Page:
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1610

‘I liked elephant heart. It was soft and very tasty’

I was born in Kinigi, in Rwanda’s Musanze district, about 65 years ago, and it is still my home. I come from the Batwa community; we are very short people. There are about 400 of us, which makes us the smallest tribe in Rwanda.

We lived in the forests long before the government took them over, and we were known as their keepers. They meant everything to us. I did not even know what a school was. Like my parents, my brother and my two sisters, all I knew was life in the forest.

For many years we depended on bush meat to feed ourselves. We also gathered fruit. We are good hunters and got used to killing any animal we wanted.

I started hunting at the age of 15, mostly with arrows but sometimes with traps. I could not afford a gun. My friends liked me because no animal could escape when we met. As well as small creatures like squirrels, hares and porcupines, I killed at least 200 big animals such as bushbucks and buffaloes – maybe more. We sold some of the meat for small amounts of money that we used to buy things like maize flour to supplement our diet. When I got married, this helped me to feed my wife and five children.

Sometimes we chanced upon “the big one” – the elephant. This was dangerous because it would fight back and chase us. And elephants are fast. We were happy when we killed one since it would feed us for many days, but I only liked the heart and the liver. These are very soft and tasty.

We would also trade the ivory for other foodstuffs. I hear some people made a lot of money selling ivory. But all the Batwa wanted was food, by whatever means.

I loved bush meat – it was always fresh. But it was also very tough, as you can see from the number of teeth I have lost. I used to think I was as strong as a lion but I was wrong.

One day the government came and told us that killing animals was illegal. Animals must be protected so that visitors could come and see them and pay money. This did not make sense to me. I only killed what my family and I needed to survive. I had been looking after the forest, although nobody had paid me for it. I could not understand how after 40 years it was now illegal to hunt animals. And so I carried on.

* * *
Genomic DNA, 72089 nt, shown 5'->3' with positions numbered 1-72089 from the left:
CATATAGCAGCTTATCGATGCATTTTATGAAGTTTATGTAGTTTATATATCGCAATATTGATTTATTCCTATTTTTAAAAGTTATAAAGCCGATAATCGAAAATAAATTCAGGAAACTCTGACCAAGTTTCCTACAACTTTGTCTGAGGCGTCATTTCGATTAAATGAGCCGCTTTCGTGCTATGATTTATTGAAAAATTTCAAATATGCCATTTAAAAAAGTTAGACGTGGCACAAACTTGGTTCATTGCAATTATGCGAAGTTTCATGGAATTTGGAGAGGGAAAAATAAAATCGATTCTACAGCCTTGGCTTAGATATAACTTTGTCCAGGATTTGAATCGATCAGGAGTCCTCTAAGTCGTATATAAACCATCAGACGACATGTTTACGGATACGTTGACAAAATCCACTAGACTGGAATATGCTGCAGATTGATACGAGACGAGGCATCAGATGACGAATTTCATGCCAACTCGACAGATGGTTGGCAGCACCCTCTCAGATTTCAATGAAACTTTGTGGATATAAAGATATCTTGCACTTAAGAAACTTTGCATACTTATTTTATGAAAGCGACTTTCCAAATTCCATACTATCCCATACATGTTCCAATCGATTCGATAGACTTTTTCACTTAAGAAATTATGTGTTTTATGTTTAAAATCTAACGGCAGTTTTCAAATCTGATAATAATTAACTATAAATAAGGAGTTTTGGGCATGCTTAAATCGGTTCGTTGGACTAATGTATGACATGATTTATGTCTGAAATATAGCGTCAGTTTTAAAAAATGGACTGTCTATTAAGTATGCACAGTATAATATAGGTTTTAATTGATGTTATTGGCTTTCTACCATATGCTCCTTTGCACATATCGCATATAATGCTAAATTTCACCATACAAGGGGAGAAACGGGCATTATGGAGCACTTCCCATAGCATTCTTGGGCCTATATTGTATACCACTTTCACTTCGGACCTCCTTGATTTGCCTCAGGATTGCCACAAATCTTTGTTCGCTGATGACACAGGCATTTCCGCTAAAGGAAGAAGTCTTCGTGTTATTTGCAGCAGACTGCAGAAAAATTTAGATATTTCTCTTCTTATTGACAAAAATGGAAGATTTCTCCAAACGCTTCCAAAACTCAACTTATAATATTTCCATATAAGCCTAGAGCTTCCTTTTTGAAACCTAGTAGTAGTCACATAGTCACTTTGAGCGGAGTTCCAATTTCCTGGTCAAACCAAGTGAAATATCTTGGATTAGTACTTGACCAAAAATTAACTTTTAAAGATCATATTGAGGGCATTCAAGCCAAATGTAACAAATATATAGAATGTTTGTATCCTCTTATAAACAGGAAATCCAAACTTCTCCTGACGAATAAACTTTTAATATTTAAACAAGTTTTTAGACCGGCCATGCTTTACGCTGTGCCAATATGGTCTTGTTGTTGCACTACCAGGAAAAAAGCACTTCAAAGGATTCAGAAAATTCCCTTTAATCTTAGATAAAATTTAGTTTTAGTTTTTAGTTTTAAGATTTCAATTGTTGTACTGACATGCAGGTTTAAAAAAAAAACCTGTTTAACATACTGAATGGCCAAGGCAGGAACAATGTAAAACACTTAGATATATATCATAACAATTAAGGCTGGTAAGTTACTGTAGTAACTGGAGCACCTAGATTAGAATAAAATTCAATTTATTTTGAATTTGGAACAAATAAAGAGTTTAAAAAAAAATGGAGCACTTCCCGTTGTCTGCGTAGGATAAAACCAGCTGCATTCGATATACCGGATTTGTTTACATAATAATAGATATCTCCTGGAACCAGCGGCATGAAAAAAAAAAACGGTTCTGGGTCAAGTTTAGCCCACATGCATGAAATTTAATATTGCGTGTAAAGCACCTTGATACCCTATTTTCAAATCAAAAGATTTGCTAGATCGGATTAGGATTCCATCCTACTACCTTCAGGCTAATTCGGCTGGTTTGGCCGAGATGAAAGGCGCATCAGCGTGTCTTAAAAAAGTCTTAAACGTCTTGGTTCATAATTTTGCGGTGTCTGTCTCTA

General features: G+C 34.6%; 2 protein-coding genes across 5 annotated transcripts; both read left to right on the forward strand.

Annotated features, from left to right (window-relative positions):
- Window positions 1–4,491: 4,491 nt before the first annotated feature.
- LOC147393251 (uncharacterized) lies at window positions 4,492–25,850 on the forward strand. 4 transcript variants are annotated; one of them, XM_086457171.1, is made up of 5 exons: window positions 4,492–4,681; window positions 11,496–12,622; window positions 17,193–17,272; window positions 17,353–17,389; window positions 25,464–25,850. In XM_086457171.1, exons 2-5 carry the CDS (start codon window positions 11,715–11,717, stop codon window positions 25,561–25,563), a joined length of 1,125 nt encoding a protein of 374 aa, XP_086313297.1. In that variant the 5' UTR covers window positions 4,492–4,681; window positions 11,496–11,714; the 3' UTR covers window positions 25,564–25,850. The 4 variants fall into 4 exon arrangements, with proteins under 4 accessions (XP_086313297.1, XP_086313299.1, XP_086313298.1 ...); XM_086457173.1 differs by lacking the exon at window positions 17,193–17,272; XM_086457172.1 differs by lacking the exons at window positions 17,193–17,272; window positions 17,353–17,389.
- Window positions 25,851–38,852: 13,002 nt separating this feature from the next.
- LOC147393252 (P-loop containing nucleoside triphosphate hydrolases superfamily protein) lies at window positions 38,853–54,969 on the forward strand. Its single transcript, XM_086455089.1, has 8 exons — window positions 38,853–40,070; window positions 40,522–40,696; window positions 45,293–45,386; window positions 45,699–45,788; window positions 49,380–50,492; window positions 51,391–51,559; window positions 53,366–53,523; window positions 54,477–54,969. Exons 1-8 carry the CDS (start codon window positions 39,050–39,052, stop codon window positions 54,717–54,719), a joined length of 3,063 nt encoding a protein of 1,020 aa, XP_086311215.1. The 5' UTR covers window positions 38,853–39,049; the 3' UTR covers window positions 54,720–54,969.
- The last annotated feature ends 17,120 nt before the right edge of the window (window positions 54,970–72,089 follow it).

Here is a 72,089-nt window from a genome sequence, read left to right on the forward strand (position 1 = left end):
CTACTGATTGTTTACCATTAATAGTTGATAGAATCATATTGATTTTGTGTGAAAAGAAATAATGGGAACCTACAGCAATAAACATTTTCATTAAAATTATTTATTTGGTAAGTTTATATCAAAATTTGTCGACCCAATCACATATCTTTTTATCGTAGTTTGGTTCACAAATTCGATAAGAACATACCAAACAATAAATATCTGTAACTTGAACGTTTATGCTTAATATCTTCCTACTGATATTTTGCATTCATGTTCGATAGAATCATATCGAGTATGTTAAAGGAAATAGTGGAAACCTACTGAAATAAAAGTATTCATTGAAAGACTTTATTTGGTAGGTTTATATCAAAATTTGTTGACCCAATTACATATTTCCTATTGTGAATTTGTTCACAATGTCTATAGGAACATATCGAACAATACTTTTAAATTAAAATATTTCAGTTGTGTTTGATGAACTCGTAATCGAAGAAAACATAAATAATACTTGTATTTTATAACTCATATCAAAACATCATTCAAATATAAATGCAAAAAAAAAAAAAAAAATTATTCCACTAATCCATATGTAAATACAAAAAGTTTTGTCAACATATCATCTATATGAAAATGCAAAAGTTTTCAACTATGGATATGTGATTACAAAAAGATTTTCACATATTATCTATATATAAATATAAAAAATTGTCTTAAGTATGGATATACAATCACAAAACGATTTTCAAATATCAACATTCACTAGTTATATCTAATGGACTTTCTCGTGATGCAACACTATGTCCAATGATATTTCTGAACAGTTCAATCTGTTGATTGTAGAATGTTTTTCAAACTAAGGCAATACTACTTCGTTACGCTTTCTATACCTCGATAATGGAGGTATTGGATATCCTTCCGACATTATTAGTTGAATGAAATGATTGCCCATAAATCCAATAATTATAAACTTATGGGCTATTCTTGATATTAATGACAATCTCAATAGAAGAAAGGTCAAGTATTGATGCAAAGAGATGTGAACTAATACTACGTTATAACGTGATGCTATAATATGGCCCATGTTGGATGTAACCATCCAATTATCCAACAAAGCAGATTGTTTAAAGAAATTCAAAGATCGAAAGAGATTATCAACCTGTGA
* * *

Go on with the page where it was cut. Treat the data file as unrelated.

I was not the only one, and many of the other hunters were arrested and sent to jail. It was sad. How can you be locked up simply for eating your staple diet? However, I learned that some had been capturing baby gorillas and selling them to white people as pets. The government called us ba rushimusi (poachers). Was I a rushimusi? I didn’t think so.

Then, in 2004, Edwin Sabuhoro arrived, with the job of protecting animals in what was now the Volcanoes National Park. He was a clever man. He met 100 of us and said he wanted to help us get food without killing animals. Again, I could not understand how that would be possible. But he told us he had a plan. He had convinced the government not to jail us if tried another way of putting food on the table.

Edwin told us that he had saved some of his salary and that he was going to use the money to rent farms where we could grow food. We liked the idea, though we had never farmed before.

I stopped hunting that same year. Within six months, we were producing enough potatoes, maize and wheat to feed ourselves – and a surplus to sell. When others in the forest heard about it, they came and joined us.

Two years later, Edwin helped us to establish the Iby’Iwacu cultural village, where we now entertain foreigners who come to Rwanda to see the gorillas. Tourists pay to stay here, and we sell our arts and crafts. We use the proceeds to preserve the same animals we used to kill.

As well as accompanying tourists on gorilla tracking expeditions, I try to hunt down anybody who wants to harm the elephants and gorillas and buffaloes. I have not caught anyone yet – but nobody will hurt the animals as long as I live. I am ready to die to protecting them.

Being a rushimusi is bad. Anyone still killing animals in the forest should find another way to make a living. If I can, they can.

  • As told to Peter Muiruri. With thanks to Edwin Sabuhoro.